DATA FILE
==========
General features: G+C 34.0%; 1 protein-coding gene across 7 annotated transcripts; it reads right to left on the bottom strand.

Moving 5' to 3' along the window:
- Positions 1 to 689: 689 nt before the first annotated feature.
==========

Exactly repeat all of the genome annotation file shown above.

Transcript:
General features: G+C 34.0%; 1 protein-coding gene across 7 annotated transcripts; it reads right to left on the bottom strand.

Moving 5' to 3' along the window:
- Positions 1 to 689: 689 nt before the first annotated feature.